By the late nineteen-eighties, as the sounds and styles of hip-hop pervaded youth
culture, budding stars jostled for position, and a curious internal debate swept the tristate area—where exactly had it begun? Though South Bronx block parties had long been given the credit, one song inadvertently fed fans the rumor that hip-hop started in Queens. In MC Shan’s 1986 single, “The Bridge,” he raps, “You love to hear the story, again and again / Of how it all got started way back when / The monument is right in your face / Sit and listen for a while to the name of the place.” “The Bridge” was short for Queensbridge, America’s largest operating housing project, located in Long Island City; Shan was simply extolling the place where his Juice Crew “got started.” This erroneous origin story isn’t the complex’s only incongruity. At concerts and in clubs, Queensbridge persists as a misnomer, evoked to represent the entire borough: a rogue symbol of Queens’ scrappy tenacity and opaque borders.
A ghostly image of the Queensbridge Houses appears on the cover of “Illmatic,” the 1994 debut album by Nasir Jones, known to fans as Nas, transposed under a photograph of the then-twenty-year-old rapper as a toddler. On the album’s centerpiece, “The World Is Yours,” Jones brags of aiming guns at all his baby pictures. Scenes like these, jarringly morose and delivered in his throaty monotone, once again rerouted the genre’s devotees toward Queensbridge, where Jones came of age: shortly after its release, “Illmatic” was praised as a benchmark début, and Jones gained clout as a prodigious writer. Compact and glowingly musical, the album reworked silent film scores and nimble kalimba phrases into a humming city tableau, on which the young rapper sulks through his writhing neighborhood with the moral baggage of an Arthur Miller lead. “I need a new nigga for this black cloud to follow / ’Cause while it’s over me, it’s too dark to see tomorrow,” he exhales.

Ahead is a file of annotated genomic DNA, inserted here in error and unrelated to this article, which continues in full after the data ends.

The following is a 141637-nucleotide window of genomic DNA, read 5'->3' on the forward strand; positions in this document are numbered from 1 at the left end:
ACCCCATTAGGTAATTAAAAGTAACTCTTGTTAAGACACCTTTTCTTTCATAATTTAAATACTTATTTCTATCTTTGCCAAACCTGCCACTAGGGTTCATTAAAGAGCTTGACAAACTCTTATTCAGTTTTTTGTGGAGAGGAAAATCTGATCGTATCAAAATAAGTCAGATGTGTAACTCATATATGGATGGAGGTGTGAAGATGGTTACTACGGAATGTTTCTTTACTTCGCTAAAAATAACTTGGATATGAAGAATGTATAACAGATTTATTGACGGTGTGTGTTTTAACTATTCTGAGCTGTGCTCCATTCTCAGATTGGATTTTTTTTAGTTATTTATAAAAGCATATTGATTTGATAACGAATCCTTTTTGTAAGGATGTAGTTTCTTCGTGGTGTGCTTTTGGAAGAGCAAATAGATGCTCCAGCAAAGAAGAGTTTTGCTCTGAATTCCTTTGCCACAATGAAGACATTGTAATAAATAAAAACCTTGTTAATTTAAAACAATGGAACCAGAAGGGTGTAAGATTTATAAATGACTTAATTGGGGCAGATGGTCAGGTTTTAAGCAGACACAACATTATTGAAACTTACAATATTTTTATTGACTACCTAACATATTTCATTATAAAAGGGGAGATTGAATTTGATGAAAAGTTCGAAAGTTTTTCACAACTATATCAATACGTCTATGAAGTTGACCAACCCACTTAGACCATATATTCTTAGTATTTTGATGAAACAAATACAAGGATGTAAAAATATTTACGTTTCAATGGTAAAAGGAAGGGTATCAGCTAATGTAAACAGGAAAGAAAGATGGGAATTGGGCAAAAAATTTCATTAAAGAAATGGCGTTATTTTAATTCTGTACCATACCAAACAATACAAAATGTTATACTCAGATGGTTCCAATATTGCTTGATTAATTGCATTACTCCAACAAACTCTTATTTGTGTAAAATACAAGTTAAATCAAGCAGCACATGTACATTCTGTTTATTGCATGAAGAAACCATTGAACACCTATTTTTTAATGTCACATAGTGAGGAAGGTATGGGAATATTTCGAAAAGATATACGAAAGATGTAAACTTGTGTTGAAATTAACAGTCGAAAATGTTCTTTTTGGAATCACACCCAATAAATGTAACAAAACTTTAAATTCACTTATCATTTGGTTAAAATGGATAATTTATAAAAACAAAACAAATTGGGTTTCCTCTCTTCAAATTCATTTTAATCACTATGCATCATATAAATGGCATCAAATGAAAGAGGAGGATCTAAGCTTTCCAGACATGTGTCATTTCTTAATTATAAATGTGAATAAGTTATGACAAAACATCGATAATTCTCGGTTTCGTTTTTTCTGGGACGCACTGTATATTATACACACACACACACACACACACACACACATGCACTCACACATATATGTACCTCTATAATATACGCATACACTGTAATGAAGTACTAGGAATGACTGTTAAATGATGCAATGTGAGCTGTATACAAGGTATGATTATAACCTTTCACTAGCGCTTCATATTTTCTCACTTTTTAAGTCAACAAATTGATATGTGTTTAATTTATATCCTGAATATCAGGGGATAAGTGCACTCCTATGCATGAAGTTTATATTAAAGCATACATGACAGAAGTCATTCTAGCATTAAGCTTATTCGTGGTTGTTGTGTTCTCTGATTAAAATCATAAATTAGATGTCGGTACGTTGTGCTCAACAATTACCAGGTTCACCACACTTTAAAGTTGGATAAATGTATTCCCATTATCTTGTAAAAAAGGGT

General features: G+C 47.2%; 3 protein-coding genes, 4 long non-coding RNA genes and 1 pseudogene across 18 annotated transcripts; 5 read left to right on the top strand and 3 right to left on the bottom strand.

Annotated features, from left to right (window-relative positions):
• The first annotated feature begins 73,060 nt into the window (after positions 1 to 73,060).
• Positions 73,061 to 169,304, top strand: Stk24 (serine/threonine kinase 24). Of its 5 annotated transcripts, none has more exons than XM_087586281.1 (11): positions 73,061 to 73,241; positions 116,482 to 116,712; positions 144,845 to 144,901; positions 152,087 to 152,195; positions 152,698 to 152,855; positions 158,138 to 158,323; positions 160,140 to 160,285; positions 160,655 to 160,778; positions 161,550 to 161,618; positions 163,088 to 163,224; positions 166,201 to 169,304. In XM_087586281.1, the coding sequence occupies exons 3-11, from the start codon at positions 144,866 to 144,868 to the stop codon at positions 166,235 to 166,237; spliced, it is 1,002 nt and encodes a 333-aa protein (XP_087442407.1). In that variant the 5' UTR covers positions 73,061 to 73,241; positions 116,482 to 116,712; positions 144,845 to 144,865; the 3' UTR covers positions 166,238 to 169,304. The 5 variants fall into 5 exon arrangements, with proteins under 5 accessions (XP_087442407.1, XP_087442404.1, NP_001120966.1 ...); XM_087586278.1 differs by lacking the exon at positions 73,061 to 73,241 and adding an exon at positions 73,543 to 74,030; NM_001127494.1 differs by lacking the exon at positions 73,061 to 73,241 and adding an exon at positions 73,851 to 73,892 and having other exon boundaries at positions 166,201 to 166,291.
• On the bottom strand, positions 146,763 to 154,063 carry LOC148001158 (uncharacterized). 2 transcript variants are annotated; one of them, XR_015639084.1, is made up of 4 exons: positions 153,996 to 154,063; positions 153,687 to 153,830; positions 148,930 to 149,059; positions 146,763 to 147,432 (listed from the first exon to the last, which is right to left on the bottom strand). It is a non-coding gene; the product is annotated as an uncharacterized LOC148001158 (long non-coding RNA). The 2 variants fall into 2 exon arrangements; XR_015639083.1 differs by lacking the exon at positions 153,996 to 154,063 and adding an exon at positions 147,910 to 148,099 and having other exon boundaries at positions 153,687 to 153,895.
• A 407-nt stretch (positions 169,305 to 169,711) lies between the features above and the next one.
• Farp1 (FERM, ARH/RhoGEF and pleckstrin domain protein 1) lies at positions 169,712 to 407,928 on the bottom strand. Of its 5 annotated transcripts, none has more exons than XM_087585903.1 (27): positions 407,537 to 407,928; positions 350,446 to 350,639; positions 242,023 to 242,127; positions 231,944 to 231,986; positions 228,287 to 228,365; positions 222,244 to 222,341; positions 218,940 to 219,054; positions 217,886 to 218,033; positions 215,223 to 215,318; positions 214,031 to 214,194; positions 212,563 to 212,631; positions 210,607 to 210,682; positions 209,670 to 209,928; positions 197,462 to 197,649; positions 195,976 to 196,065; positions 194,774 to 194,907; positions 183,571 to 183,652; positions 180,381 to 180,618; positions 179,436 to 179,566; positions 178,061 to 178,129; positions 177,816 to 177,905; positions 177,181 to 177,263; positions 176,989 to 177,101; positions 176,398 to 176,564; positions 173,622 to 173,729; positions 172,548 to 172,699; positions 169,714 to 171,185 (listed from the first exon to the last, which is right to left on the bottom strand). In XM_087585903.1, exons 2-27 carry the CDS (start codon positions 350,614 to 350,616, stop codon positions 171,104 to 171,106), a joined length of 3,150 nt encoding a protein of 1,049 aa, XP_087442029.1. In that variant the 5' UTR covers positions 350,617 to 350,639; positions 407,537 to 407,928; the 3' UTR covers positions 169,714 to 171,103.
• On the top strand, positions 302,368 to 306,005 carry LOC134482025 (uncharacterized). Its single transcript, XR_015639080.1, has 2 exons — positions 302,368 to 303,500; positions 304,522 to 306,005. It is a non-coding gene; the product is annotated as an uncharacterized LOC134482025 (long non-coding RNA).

“Illmatic” and its unanimous acclaim have also lent themselves to overzealous fetishizing—the album stalks its creator not unlike that black cloud. Still, he’s grown as a provocative and lucid narrator in the years since, always demanding more of the rap form: on “2nd Childhood” (2001), he examines the emotionally stunting effects of poverty; on “I Can” (2002), he reworks “Für Elise” for an endearing youth P.S.A.; on “Bridging the Gap” (2004), he duets with his father, the jazz cornettist Olu Dara. “I been to Saudi Arabia, Mozambique / Madagascar, Paris, Greece,” Dara riffs. “The Middle Africa is where we lived / Better known as Queensbridge.”
This March, Kanye West tweeted, “I promised Obama Ima do beats on NAS’ next album. . . .” Whether the exchange took place or not, the patently baffling scenario West alluded to speaks to Jones’s cherished stature among his fans, and hints at just how high up that base may go. He’s toured extensively in recent years, including a twenty-year anniversary run in 2014, where he performed “Illmatic” in full. On July 16, he headlines the twelfth annual Brooklyn Hip-Hop Festival, in a Queens insurgency that Kings County won’t mind supporting.